Simply providing the new reps with a few sales books and product brochures to read is not going to prove effective. Rather, sales managers should ensure that the new reps listen to their conversations when they pitch a prospect. Or else, make them listen to the previous customer call recordings and ask for their inputs such as to point out where improvements can be made or which was the best part of the call.
Mistake#4 Leaving the New Sales Reps to Learn On their Own
Assign a “learning buddy” with each of your new sales rep. The buddy can be a more experienced person who can share his experiences with the new rep and answer all his/her questions about sales processes and clarify all doubts. Allow new reps to be with their buddies for around a month and learn as much as they can.
Mistake#5 Not Making the Program “Customer-Focused”
Selling is all about satisfying customer needs. The new sales rep must have a complete knowledge of the customer persona. Product features and competitive advantages should be related to the buyer’s persona. They should have a clear understanding of all the individuals in the buying decision.
Mistake#6 No Proficiency Assessment
Once the onboarding program gets over, all the new sales reps are sent to sell in the market. But something goes missing here. At the end of onboarding program, the reps should be made to undergo a proficiency assessment test so that they can show their stuff. This could be in the form of a written exam, group presentation, a simulated sales pitch or a CRM practical. This would ensure that the rep has gained the ability to achieve success in the field.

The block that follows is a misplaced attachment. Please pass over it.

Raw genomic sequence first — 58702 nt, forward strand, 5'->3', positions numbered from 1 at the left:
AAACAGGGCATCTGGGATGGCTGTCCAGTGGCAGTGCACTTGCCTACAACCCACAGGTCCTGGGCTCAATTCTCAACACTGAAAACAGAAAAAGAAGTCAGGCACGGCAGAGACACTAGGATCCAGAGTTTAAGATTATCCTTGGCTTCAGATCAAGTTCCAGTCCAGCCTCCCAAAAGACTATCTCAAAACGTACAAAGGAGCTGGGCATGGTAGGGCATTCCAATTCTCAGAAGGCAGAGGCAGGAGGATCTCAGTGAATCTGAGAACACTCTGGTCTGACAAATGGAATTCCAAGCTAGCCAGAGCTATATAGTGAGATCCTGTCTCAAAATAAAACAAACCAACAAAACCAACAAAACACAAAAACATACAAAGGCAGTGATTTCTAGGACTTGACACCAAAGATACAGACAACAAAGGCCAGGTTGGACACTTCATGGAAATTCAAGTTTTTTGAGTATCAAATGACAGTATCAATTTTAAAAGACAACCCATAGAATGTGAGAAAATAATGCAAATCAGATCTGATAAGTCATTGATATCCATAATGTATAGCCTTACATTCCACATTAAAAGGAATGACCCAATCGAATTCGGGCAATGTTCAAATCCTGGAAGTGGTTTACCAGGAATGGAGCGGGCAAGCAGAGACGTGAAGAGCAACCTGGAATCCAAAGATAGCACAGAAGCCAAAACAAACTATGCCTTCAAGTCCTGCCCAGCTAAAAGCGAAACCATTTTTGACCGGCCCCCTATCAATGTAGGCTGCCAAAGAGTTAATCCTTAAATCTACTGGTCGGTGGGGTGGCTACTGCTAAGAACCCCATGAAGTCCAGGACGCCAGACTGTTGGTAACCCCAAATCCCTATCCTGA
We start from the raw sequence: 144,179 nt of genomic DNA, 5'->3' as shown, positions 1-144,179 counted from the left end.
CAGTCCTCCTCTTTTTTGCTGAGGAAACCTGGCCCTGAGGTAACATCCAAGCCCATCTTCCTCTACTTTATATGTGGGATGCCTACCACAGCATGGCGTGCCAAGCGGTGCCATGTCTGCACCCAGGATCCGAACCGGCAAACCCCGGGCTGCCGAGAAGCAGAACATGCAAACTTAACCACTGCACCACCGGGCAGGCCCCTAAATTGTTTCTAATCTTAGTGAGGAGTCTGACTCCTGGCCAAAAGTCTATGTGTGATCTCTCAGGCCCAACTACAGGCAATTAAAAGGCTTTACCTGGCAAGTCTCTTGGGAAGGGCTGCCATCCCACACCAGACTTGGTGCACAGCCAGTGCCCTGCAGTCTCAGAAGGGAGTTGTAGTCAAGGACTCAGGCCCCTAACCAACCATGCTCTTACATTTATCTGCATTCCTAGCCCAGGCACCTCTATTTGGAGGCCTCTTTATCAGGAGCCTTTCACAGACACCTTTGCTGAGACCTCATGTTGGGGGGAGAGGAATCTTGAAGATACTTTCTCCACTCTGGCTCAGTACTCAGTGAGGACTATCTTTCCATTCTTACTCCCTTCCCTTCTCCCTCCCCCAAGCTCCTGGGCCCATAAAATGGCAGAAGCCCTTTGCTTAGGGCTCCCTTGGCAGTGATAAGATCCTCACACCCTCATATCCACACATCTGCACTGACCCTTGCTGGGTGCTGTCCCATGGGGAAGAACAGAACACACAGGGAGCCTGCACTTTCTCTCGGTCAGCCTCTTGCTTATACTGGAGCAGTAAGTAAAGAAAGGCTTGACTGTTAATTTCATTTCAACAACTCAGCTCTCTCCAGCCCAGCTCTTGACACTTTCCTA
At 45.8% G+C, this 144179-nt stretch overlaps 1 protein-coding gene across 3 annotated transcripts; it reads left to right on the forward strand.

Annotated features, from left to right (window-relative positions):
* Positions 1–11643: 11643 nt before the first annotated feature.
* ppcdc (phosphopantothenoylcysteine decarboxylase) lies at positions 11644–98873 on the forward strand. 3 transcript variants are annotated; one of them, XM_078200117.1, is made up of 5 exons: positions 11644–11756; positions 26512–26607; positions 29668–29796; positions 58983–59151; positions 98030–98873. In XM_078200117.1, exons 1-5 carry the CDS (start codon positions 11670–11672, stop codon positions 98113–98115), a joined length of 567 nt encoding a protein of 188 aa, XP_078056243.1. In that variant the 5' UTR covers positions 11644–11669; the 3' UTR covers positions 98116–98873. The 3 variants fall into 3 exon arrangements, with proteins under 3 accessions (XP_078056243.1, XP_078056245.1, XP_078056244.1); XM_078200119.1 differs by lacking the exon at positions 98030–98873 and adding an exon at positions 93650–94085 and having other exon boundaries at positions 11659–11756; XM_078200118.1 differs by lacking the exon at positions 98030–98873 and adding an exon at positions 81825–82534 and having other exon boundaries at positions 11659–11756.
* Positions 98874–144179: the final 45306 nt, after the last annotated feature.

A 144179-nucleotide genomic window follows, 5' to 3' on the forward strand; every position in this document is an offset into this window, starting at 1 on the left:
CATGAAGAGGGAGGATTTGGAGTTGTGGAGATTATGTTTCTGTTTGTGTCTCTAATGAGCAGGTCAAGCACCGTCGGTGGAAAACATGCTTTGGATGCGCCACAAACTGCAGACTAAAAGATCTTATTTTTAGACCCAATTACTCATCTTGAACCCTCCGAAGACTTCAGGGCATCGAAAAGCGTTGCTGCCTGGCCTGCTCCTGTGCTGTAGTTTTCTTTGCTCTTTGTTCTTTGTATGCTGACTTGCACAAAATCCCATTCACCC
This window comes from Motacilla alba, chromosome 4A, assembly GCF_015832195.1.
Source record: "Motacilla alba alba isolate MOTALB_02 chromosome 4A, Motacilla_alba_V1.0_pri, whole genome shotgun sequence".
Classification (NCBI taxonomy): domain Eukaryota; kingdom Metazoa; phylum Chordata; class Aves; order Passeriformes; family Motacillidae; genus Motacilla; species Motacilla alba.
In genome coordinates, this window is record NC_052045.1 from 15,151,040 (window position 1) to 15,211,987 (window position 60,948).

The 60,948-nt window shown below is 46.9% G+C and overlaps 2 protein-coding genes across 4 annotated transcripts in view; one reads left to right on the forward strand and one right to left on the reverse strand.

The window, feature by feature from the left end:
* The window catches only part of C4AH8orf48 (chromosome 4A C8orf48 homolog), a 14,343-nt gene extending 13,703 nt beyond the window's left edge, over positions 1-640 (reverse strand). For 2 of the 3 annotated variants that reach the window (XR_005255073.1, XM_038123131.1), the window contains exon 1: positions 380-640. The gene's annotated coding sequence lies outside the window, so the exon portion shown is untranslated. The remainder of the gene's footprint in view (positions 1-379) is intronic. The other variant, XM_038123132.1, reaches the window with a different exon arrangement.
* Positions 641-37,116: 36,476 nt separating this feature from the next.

Mistake#7 Not Defining a Clear Career Growth Path
Presenting the sales reps with a clear career path is one of the best ways to improve retention. They should understand that there is room to grow and that efforts will be made from top down to facilitate their career growth. Just paying a good salary is not enough. In order to get the reps to genuinely care about your business, have a career development plan in place. This showcases that your company values them and they will definitely serve your organization long-term.
Mistake#8 Infrequent Follow-up Meetings
Simply finishing the 10 days training program successfully doesn’t mean that the onboarding process is over and new reps have learnt everything. Inside Sales managers must schedule frequent follow-up meeting with the reps and monitor their progress from time-to-time. Without regular coaching and training, they will not be able to remember what was taught.
Mistake#9 Setting Expectations that are Unrealistic and Unattainable
As the reps are new to your company and might as well to the industry, it will be not be fair to set unrealistic expectations. A Sales Manager should make sure that the goals are attainable and you have provided the reps with all the necessary tools and technologies and the required training to meet your expectations.
Mistake#10 Not Soliciting Feedback
Conduct participant survey at the end of the onboarding program to get the information required to improve and enhance the whole process. They will be the best people to tell you if the program delivers the value it is meant for.